Is Ted a funny movie? The answer to that question is all you need to know when it comes to seeing a comedy. There's more to it than that, but comedy seems to get away with more by sticking to a laughs-per-minute scale and skipping over the merits we judge other genres on. Direction, cinematography, plot, themes, these things are probably not what you're spending your $12 on when heading into Ted.
So yes, Ted is very funny. Sometimes it's funny in that traditional way that films like Airplane! are funny (which Ted brilliantly references), and sometimes it's funny in that Family Guy way. Either way, the laughs are frequent enough that the trailers didn't spoil all the best jokes. In fact, it's in exploring John (Mark Wahlberg) and Ted's common interests, like Flash Gordon, that we get some of the funniest and best moments in the film, which I won't spoil here.
John has a stuffed teddy bear that talks, and yes, the whole world knows about it. If you thought Ted would feature a CG bear and just roll with it like so many terrible kid's movies, you'd be wrong. The first five minutes of Ted play out like a typical Christmas-wish-come-true plot in fast-forward. Jump to present day and John is 35 years old, Ted has lost that squeaky voice to a Boston accent, and they're both getting high on the couch watching Spongebob.
Merely existing with a living, dirty-mouthed teddy bear could have been plot enough for Ted, but along comes Lori (Mila Kunis). What follows is the typical, painfully cliche "friend gets in the way of their love" plot that's been done to death. I think back and only a year ago I was praising The Muppets for more or less following the exact same plot. But where that film pulled it off with ironic wit, Ted follows the conflict between John, Lori, and Ted with a dramatic seriousness that threatens to bring down the whole thing.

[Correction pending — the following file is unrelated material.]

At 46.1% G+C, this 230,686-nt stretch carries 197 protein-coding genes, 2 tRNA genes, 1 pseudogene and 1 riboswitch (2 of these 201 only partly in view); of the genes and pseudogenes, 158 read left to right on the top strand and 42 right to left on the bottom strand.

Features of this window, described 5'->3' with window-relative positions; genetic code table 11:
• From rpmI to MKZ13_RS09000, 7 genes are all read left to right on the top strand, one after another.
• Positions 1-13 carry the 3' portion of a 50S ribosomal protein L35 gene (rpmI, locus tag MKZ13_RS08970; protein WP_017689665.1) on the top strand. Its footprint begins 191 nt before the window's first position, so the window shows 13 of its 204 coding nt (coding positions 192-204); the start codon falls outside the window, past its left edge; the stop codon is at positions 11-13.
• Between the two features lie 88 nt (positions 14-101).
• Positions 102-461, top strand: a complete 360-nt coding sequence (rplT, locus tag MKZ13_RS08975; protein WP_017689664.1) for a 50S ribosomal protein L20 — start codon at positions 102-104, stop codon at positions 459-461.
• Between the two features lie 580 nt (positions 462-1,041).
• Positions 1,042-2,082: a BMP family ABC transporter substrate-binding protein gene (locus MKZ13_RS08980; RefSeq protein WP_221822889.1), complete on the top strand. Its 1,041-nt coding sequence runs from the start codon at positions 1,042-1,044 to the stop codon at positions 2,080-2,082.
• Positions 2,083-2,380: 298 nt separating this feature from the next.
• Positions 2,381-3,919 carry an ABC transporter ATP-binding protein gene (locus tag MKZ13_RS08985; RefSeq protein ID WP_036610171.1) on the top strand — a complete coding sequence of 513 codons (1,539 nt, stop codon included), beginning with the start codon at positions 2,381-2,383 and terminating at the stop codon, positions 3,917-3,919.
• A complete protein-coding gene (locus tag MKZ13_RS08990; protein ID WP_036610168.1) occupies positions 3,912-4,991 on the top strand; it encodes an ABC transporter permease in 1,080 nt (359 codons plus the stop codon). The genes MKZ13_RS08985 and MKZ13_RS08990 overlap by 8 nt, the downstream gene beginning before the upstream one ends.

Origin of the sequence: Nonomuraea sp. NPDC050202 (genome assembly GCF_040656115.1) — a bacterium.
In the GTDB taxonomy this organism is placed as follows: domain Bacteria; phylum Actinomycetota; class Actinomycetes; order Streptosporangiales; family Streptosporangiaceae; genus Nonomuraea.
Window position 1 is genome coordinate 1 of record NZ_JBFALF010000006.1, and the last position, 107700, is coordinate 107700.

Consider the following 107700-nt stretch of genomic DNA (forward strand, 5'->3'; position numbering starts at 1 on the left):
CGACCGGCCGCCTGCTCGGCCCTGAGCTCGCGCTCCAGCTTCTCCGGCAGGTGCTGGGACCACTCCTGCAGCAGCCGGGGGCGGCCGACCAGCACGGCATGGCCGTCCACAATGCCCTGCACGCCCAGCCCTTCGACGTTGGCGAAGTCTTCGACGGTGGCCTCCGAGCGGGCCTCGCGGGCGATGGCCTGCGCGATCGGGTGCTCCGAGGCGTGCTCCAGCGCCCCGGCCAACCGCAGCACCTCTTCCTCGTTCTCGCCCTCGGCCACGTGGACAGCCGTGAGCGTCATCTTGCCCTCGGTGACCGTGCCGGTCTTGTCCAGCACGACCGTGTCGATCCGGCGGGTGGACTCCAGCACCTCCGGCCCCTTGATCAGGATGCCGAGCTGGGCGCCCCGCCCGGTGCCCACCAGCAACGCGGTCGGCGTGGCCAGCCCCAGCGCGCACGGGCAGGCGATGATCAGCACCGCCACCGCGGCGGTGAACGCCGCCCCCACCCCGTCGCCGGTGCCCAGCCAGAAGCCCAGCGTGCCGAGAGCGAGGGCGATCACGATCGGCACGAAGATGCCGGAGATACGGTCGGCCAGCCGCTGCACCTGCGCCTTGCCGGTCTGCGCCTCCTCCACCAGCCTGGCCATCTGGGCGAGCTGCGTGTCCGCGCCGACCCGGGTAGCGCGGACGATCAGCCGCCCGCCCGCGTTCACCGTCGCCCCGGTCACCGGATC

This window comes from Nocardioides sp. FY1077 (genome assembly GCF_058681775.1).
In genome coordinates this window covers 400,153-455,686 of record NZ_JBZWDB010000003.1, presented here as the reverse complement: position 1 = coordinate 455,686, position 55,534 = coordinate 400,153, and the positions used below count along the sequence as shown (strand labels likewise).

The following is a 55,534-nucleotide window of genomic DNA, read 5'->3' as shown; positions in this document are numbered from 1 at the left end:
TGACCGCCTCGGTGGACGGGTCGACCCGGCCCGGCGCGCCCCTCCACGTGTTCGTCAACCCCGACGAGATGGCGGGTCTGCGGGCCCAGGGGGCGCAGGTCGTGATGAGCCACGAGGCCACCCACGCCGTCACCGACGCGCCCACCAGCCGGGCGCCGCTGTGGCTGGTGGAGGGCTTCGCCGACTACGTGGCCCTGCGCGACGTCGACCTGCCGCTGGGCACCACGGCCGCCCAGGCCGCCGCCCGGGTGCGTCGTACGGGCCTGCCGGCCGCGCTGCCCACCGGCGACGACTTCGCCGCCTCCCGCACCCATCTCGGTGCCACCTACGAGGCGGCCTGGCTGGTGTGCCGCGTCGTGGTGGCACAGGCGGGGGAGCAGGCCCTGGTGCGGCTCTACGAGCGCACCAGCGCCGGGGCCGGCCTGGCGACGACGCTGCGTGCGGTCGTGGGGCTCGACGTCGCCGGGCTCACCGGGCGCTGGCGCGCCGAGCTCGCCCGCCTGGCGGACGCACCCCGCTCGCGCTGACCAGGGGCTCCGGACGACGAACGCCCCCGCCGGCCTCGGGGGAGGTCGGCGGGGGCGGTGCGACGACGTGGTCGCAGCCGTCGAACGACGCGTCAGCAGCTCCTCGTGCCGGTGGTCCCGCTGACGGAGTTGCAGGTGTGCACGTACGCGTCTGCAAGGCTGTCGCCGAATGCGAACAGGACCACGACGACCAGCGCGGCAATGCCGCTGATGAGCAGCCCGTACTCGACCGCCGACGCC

Lori is never much of a character. She is treated like a conflict wrapped up in a pretty face, leaving John and Ted to explore the more interesting parts of their issues. It's borderline offensive how simplistic her character is portrayed (I can imagine the feminist essays being written now). It makes you wonder why Lori needs to be in the film at all, because all the best scenes tend to involve John sneaking away to hang out with Ted.
That they threw in a creepy-guy kidnapping plot into the mix only reveals the film's desperate attempts to find something to do with these two great characters they've created. I just wanted to watch John and Ted hang out and get into trouble but the plot kept getting in the way.
My recommendation? Don't judge Ted on that standard set of merits that most films are judged on. You won't get very far. As a provider of laughs, Ted is absolutely brilliant. As a provider of a clever plot? Not so much. While I may reflect on those flaws now, I can honestly say I was too busy laughing to care while watching it.